City Authorizes Budget Amendment for Fiscal Year 2018
(Gillette, Wyo.) During their regularly scheduled meeting last Tuesday, the city council approved the first of two budget amendments for the fiscal year of 2018, adding an additional $72 million in expenditure authority.
Geno Palazzari, communications manager with the City of Gillette, said the amendment serves as an accounting tool, allowing the city to carry over and track funds for projects from the previous year that have not yet been completed and use those funds this year.
“These projects span multiple years,” Palazzari said. Of the $72 million, approximately $67.5 million had already existed within the city’s budget, an amount that is destined to circulate into projects like the Madison.
Palazzari said that amendments such as this are pretty common, usually happening twice a year with the city finalizing the budget in the spring.
The city is, however, growing their budget a little this year to account for the extension of the city’s boundaries once the annexation of Antelope Valley and Crestview Estates is complete.
Palazzari said that the annexation will provide an increase in the bottom line of city funds. He said, from his understanding, tax revenue should start coming into the city early 2018.
The amendment includes a new request for nearly $5 million to be distributed among several funds such as the general fund and the Optional 1 percent fund. The new funding will also be used for the hiring of new police department personnel, an animal shelter person, a part-time code compliance individual and a streets operator, Palazzari said.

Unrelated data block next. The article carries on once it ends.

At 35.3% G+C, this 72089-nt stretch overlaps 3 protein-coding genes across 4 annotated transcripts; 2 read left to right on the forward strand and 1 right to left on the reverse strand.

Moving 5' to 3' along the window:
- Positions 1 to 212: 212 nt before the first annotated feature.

The city’s total budgeted expenses for FY2018 is currently $110, 919, 490.
Palazzari confirmed the city has decreased its budget significantly this year.
“With the downturn in the economy we’re taking less in from taxes,” Palazzari said. “And so we have been cutting back on how much we have been spending.”
Palazzari said the city takes a very close look at its budget to ensure that money is being spent on thing that the public and the council wants the city to spend money on.
Beautification projects are an example of spending that some in the community have voiced as being unnecessary and wasteful. But other members of the community have voiced their support of those same beautification projects and are appreciative of having those projects.
“It’s really a matter of perspective,” Palazzari said. Despite public inquiries into the spending habits of the city during the debates regarding the failed quarter-percent sales tax, Palazzari assured that the city is doing its very best to align its spending habits with the will of the people.
“There has not been a dollar spent here, that we haven’t justified and pointed to either a survey or council request and voted on by the majority of the council,” Palazzari said.